Positive Lyme Test, No Symptoms, Don't Treat

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Don't treat Lyme disease positive test without any Lyme disease symptoms by Marty Ross MD image.

A Positive Test And No Lyme Symptoms

Many wonder what to do if a person has a positive Lyme test but no symptoms. With the exception of an acute tick bite within last 6 months, it is not a good idea to treat with herbal or prescription antibiotics in these situations. However, consider taking steps to support the immune system. But if symptoms of Lyme disease develop, then a person should begin herbal or prescription antibiotics.

1.  It Is Not Clear How Long to Use Antibiotics or If They Work to Eradicate Lyme

Unfortunately, there is no way to tell if a treatment is complete when someone does not have symptoms of Lyme. There is no research that tells us how long to treat to get rid of all Lyme germs or if antibiotics even can get rid of Lyme. In chronic Lyme treatment there is not a "done" test. A test can remain positive even when treatment is complete because we likely do not get rid of every Lyme germ.

For more information on what it means for someone with chronic Lyme disease to be done with treatment see Finished? And How to Prevent Relapse.

Marty Ross MD Discusses Positive Lyme Testing Without Symptoms.

The recording is a Lyme Byte recorded during Conversations with Marty Ross MD on March  19, 2014, when Dr. Ross practiced in Seattle, Washington.

2.  Testing Does Not Show Who Will Get Lyme Disease

A positive Lyme test may indicate a person either has a Lyme infection, or is a false positive result.

Not everyone with Lyme infection develops Lyme disease. Lyme disease is the mess of symptoms and medical problems that exist when an infection and other factors like detoxification or immune system problems combine to cause "dis-ease". Studies show that 50 percent of people who have a positive Lyme antibody test (a western blot) do not show symptoms of Lyme disease. However there are no long term studies that show how many of these people eventually develop the disease. My experience in a busy Lyme disease practice in Seattle suggest that most with the infection do not develop the disease over time. This means many have immune systems that control the infection.

A false positive result means that a test says a person has a medical problem even when he or she does not. This means the test is wrong. The chances that a test is correct when it is positive is called the predictive value. The predictive value of any test increases when there are symptoms of the illness or a person lives in an area where a large number of people have the disease.

So without any symptoms of an illness there is a greater chance that a positive test is wrong.

For more information about what is needed to make a Lyme disease diagnosis see my video article How to Diagnose Chronic Lyme Disease. For information about the accuracy of Lyme infections tests see A Review of Lyme Infection Tests. Pass or Fail.

3.  Do No Harm

At many medical school graduations physicians take an oath to "do no harm". There are both risks and benefits from using herbal or prescription antibiotics. When someone has a full blown Lyme disease, then the benefits far outweigh the risk of using antibiotics. In recommending antibiotics in these situations there is a greater chance that health care providers help rather than harm.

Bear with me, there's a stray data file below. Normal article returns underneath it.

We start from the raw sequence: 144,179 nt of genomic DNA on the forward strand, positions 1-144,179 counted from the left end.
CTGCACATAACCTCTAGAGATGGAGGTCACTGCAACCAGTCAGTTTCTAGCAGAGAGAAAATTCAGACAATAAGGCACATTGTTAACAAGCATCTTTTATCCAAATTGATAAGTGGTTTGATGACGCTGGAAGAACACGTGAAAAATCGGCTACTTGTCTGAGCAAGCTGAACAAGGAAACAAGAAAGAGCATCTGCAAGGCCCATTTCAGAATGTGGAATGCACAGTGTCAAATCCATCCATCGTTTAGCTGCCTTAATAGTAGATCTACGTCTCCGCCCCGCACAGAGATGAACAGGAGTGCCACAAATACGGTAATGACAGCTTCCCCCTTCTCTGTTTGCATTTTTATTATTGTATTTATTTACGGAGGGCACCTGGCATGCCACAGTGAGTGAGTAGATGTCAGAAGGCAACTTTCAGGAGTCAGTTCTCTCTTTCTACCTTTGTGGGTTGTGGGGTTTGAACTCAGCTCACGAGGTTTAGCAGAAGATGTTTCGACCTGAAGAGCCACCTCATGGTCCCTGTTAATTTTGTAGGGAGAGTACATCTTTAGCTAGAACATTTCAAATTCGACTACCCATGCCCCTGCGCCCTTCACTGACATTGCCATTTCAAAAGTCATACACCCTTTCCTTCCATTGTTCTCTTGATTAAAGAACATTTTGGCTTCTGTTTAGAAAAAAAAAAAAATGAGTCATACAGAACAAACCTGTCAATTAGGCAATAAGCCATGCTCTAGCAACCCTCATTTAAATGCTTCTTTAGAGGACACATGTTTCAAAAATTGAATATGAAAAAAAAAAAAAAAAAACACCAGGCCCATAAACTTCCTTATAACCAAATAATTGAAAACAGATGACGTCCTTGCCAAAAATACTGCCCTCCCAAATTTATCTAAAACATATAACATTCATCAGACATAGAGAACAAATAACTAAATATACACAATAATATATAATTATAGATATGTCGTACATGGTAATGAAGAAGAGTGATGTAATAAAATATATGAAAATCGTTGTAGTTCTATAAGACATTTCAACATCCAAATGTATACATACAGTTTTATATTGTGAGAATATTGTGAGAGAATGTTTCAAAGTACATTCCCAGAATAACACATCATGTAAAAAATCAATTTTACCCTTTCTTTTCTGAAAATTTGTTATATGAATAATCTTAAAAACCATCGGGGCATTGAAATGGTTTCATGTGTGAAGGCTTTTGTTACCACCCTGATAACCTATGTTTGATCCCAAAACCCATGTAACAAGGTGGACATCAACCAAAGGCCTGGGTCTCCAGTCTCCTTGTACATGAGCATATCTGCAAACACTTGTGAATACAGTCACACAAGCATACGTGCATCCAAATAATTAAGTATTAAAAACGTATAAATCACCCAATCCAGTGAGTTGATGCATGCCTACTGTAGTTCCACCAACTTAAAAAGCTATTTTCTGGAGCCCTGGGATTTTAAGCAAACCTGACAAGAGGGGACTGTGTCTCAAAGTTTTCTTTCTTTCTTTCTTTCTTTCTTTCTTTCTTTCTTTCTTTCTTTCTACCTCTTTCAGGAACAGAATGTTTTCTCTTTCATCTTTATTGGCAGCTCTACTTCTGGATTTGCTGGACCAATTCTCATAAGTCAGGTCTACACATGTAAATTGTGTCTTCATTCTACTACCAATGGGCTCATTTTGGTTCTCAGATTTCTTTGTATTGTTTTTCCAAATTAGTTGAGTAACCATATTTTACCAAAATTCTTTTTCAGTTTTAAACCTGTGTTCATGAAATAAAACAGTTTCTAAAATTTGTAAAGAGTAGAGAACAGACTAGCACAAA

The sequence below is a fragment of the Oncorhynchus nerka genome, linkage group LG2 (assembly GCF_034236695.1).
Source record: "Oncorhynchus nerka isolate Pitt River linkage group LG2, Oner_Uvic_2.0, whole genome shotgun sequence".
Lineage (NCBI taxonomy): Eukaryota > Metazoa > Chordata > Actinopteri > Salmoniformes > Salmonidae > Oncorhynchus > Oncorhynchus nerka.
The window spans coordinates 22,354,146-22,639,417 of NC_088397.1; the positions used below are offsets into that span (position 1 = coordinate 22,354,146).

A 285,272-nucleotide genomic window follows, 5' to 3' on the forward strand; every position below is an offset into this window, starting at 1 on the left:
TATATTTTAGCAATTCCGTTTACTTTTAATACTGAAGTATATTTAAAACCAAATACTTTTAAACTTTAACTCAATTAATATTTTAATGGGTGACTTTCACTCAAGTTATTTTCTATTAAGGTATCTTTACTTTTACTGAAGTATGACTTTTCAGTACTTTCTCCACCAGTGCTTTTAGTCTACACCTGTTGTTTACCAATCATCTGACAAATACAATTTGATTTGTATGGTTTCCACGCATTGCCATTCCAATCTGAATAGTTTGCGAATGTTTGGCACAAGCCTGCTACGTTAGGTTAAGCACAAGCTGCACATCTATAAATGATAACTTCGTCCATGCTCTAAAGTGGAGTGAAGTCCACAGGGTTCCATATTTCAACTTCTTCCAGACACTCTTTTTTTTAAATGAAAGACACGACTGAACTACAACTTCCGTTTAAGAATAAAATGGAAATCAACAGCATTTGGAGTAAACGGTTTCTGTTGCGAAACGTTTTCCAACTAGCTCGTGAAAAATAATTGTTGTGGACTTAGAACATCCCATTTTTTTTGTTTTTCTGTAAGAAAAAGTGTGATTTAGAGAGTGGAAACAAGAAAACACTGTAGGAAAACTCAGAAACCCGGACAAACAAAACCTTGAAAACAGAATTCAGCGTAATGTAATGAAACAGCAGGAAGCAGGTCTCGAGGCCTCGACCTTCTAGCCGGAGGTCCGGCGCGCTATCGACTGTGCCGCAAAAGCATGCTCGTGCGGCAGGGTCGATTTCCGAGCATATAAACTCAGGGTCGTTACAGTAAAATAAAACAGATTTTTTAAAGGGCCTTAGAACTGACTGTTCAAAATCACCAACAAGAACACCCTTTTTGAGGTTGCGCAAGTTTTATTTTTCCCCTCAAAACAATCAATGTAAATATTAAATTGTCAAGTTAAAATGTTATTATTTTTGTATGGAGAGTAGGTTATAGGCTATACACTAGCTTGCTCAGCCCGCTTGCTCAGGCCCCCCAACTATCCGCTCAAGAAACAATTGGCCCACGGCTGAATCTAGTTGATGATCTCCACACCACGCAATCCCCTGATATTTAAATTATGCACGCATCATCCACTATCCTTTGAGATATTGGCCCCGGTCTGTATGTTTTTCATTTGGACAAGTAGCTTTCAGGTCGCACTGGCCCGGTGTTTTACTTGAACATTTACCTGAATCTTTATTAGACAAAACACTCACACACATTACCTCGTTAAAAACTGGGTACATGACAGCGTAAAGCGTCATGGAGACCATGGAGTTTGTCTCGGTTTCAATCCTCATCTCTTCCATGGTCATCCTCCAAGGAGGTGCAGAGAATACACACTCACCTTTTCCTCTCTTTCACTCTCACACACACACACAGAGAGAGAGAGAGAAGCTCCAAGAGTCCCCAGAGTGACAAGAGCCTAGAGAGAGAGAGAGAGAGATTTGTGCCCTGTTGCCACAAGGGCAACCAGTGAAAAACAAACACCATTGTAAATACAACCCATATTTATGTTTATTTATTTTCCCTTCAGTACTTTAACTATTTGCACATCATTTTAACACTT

One major risk of using herbal or prescription antibiotics is the creation of treatment resistant Lyme. When Lyme germs are under stress from antibiotics they change into microscopic cyst forms and/or move into biofilm communities. Some germs develop persister forms which are very difficult to treat. It is also possible the Lyme could develop antibiotic resistance as all types of infection can through genetic and metabolic processes inside of the germ. Treating someone who is healthy with antibiotics may do harm by making it very difficult to treat Lyme infection if he or she does develop the the disease.

Steps to Boost the Immune System

Here are some lifestyle steps to boost the immune system to keep an inactive Lyme infection under control.

  • regular sleep of seven or more hours a night,
  • regular exercise.whole and organic foods to limit toxins that can suppress the immune system,
  • a good multi-vitamin that provides all of the essential nutrients the immune system requires, and
  • ongoing emotional detoxification (emotional stress is a very strong immune system suppressor).


The ideas and recommendations on this website and in this article are for informational purposes only. For more information about this, see the sitewide Terms & Conditions.

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About The Author

Marty Ross, MD is a passionate Lyme disease educator and clinical expert. He helps Lyme sufferers and their physicians see what really works based on his review of the science and extensive real-world experience. Dr. Ross is licensed to practice medicine in Washington State (License: MD00033296) where he has treated thousands of Lyme disease patients in his Seattle practice.

Marty Ross, MD is a graduate of Indiana University School of Medicine and Georgetown University Family Medicine Residency. He is a member of the International Lyme and Associated Disease Society (ILADS), The Institute for Functional Medicine, and The American Academy of Anti-Aging Medicine (A4M).

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